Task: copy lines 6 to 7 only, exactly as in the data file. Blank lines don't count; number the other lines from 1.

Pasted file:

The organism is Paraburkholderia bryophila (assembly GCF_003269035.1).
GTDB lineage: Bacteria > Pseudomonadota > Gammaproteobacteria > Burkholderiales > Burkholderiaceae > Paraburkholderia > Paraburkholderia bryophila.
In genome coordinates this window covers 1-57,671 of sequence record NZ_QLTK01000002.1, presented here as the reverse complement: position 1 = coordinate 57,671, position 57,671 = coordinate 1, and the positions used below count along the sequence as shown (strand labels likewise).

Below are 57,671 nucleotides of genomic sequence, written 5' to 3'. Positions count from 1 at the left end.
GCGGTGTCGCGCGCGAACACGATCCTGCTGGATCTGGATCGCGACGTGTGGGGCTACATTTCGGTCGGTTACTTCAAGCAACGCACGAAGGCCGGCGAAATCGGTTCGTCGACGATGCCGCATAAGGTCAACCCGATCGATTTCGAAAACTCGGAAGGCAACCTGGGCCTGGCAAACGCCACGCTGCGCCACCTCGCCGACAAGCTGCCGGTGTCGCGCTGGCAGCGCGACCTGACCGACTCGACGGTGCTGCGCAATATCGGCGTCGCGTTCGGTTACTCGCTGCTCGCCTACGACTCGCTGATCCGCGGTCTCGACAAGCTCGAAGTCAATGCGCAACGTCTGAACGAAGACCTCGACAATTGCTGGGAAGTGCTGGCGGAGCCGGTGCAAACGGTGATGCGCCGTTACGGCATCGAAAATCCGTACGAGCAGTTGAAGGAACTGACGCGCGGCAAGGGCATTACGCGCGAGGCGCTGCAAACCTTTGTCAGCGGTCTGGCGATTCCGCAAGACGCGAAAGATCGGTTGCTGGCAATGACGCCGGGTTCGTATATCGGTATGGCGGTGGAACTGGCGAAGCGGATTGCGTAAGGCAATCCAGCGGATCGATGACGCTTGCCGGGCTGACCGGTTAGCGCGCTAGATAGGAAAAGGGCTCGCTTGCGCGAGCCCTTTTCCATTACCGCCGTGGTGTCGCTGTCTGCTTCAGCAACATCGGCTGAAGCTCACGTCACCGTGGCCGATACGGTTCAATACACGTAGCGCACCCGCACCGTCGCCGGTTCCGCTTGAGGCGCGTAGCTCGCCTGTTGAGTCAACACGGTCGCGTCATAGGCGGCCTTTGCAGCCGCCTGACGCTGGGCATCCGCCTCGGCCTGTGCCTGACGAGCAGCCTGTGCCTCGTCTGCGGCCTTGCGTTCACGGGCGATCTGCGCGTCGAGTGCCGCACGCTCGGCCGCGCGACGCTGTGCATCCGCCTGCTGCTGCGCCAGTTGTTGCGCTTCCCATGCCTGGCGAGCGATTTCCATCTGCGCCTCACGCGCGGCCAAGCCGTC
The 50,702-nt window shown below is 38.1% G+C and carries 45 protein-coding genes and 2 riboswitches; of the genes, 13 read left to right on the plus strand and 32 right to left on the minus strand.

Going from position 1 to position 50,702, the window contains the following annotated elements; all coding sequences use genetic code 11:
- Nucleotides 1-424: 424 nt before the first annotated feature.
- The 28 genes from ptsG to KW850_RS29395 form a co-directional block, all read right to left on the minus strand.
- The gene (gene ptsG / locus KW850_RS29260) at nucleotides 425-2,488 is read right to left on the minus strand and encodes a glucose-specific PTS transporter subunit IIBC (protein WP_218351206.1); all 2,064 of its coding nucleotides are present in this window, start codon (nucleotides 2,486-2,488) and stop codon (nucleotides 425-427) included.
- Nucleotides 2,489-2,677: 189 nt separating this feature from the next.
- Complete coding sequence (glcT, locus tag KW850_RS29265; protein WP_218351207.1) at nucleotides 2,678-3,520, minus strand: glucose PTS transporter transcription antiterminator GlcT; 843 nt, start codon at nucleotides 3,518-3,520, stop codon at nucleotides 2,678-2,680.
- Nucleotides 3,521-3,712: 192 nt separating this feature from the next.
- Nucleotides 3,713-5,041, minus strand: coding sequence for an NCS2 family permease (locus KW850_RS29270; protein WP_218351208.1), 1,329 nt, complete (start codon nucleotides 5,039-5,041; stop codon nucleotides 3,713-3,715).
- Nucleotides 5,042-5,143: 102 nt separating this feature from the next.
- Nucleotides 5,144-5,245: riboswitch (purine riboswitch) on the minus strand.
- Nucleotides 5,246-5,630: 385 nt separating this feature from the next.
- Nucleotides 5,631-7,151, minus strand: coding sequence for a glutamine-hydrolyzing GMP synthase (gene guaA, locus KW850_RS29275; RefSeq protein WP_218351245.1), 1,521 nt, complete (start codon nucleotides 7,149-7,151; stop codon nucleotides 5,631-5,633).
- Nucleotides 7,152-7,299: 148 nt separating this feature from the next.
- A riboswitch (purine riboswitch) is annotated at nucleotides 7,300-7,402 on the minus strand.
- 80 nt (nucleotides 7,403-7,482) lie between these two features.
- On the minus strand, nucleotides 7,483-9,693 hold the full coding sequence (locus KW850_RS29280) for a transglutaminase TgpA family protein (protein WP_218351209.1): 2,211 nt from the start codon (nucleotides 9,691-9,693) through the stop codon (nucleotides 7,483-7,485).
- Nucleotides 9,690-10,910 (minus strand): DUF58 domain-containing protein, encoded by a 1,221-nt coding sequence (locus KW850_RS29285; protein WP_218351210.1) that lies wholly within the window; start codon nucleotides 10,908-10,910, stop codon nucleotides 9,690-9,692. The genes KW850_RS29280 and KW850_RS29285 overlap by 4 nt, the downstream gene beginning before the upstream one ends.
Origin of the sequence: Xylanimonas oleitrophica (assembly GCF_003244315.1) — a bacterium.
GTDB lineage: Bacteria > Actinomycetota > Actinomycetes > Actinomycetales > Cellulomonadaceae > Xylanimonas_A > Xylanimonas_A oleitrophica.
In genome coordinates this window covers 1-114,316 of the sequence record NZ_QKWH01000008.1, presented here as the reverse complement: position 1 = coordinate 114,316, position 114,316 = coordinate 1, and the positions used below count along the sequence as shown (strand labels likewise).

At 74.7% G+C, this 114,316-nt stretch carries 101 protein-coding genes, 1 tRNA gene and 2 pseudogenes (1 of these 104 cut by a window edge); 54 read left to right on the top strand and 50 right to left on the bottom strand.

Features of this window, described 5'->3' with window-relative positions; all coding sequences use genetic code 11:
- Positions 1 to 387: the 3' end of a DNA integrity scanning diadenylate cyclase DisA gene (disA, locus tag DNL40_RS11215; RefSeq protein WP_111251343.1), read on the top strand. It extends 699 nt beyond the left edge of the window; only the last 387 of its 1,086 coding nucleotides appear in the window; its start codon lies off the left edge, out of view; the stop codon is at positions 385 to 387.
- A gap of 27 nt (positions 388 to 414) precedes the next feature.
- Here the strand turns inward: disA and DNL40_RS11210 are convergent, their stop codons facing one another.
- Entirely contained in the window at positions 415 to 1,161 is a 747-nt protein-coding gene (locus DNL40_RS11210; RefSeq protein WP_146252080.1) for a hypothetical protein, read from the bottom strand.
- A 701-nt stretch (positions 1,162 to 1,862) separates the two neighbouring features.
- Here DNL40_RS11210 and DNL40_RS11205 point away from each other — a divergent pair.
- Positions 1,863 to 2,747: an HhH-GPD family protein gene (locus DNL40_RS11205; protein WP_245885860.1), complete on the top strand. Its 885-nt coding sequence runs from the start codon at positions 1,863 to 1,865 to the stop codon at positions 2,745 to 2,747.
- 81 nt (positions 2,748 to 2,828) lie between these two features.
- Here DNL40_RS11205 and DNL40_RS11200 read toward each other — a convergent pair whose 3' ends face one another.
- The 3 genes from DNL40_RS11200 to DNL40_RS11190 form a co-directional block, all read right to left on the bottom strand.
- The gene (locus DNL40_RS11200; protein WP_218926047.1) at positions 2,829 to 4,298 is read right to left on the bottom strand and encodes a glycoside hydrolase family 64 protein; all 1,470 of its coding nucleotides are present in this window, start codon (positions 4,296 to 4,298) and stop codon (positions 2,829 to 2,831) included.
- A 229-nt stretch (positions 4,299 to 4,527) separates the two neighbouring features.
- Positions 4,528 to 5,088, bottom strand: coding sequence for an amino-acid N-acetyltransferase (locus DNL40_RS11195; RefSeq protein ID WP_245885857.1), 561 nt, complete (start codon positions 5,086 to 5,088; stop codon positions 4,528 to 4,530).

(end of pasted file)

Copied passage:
The 50,702-nt window shown below is 38.1% G+C and carries 45 protein-coding genes and 2 riboswitches; of the genes, 13 read left to right on the plus strand and 32 right to left on the minus strand.

Going from position 1 to position 50,702, the window contains the following annotated elements; all coding sequences use genetic code 11: